Investing.com

Investing.com - The dollar rose against the yen on Thursday even after a gauge of Philadelphia area factory activity came in far below expectations, which investors dismissed as hiccup in U.S. recovery and likely the product of rough winter weather that disrupted commerce.



On Wednesday the Federal Reserve suggested in the minutes of its January policy meeting that it will continue dismantling stimulus programs that soften the greenback to kick-start recovery.



Asset purchases aim to bolster the economy by suppressing long-term interest rates, a strategy that sends investors to stocks to spur investing and hiring, thus weakening the dollar as a side effect.



In U.S. trading, USD/JPY was up 0.03% and trading at 102.34, up from a session low of 101.67 and off a high of 102.42.



The pair was expected to test support at 101.39, Monday''s low, and resistance at 102.75, Tuesday''s high.



The Federal Reserve Bank of Philadelphia said that its manufacturing index plunged to minus 6.3 in February from January’s 9.4 reading. Analysts had expected the index to inch down to 8.0 in February.



Still, the report did little to convince investors that the Federal Reserve will rethink its policy of gradually dismantling its bond-purchasing program, which currently stands at $65 billion in Treasury holdings and mortgage debt purchased by the U.S. central bank from banks each month



Also on Thursday, the Department of Labor said the number of individuals filing for unemployment assistance in the U.S. last week fell by 3,000 to 336,000, slightly below expectations for a decline of 4,000.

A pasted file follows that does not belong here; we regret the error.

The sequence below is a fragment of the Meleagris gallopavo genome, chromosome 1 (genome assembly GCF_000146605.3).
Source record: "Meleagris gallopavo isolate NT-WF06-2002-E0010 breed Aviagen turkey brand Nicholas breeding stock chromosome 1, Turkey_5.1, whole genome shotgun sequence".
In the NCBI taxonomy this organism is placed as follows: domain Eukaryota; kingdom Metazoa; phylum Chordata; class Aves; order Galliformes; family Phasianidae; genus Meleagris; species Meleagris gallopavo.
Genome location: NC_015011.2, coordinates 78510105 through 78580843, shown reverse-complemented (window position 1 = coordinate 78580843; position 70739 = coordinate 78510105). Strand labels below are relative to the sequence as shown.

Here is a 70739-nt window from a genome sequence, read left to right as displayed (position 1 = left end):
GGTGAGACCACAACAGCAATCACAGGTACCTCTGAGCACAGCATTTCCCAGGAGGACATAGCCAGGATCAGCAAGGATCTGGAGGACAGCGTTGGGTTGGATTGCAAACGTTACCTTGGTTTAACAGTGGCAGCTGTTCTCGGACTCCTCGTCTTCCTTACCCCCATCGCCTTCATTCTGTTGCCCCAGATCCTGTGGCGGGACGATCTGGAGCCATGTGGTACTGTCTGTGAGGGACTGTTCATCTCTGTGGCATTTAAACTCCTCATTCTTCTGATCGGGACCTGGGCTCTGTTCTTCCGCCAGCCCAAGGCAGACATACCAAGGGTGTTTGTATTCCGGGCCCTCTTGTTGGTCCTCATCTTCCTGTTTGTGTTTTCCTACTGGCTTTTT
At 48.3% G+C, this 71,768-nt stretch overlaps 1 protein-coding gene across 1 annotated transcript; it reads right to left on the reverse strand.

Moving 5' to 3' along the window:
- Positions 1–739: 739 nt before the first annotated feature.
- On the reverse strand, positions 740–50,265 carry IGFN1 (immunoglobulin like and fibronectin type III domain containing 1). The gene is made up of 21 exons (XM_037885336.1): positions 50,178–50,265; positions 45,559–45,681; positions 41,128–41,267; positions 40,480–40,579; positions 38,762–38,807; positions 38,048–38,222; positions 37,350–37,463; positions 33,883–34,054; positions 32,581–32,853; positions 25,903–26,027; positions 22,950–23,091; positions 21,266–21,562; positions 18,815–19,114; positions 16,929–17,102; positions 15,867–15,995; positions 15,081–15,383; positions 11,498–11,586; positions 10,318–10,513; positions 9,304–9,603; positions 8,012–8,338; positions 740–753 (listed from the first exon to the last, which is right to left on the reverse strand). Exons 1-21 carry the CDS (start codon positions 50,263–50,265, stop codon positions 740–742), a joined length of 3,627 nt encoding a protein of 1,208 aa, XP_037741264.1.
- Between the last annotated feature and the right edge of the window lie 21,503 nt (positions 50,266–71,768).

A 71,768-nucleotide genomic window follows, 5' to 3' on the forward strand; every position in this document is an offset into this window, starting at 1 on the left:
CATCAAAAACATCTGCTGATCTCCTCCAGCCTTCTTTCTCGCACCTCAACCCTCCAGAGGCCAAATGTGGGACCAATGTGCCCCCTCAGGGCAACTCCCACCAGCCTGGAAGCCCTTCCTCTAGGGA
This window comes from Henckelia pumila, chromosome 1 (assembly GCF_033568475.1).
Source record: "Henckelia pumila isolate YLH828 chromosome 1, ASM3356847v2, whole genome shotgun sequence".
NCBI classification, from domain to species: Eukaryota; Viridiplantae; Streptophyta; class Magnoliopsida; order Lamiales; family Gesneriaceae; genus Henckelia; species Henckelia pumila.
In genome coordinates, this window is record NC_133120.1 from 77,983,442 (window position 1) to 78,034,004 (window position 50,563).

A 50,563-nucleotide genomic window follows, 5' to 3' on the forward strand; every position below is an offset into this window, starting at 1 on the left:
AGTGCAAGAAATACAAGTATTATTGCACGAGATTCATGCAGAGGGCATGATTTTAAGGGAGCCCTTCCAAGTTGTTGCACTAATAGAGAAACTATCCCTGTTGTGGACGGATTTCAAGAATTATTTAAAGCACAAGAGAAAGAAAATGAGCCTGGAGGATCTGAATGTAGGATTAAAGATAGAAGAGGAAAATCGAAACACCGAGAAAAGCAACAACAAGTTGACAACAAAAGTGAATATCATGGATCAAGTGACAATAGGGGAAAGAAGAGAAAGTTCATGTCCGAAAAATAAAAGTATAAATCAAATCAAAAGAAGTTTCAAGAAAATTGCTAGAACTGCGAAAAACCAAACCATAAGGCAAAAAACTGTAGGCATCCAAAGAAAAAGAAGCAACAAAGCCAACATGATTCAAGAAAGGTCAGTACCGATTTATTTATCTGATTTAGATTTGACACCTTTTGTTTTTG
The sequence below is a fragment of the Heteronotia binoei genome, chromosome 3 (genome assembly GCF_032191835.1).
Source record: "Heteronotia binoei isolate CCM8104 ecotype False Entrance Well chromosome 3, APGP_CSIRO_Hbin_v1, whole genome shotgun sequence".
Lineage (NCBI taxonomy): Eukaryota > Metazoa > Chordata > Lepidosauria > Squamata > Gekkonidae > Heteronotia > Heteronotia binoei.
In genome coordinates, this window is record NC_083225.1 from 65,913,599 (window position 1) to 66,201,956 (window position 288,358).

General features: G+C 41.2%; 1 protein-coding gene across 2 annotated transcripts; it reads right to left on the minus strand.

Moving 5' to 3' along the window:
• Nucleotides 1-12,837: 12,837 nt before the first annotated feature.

In a separate report, the Labor Department said U.S. consumer prices rose 1.6% on a year-over-year basis in January, in line with forecasts. Consumer prices were 0.1% higher from a month earlier, also matching forecasts.



Core consumer prices, which are stripped of volatile food and energy components, were also up 1.6% on a year-over-year basis and 0.1% from the previous month.



The yen, meanwhile, enjoyed safe-haven demand from investors spooked by a soft Chinese manufacturing report.



The preliminary reading of China’s HSBC manufacturing index fell to a seven-month low of 48.3 this month, down from 49.5 in January, falling further below the 50 level that separates expansion from contraction.



The yen, meanwhile, was up against the euro and up against the pound, with EUR/JPY down 0.10% at 140.37, and GBP/JPY trading down 0.11% at 170.46.



On Friday, the U.S. is to round up the week with private-sector data on existing homes sales.



The BoJ is to publish the minutes from its latest monetary policy meeting.













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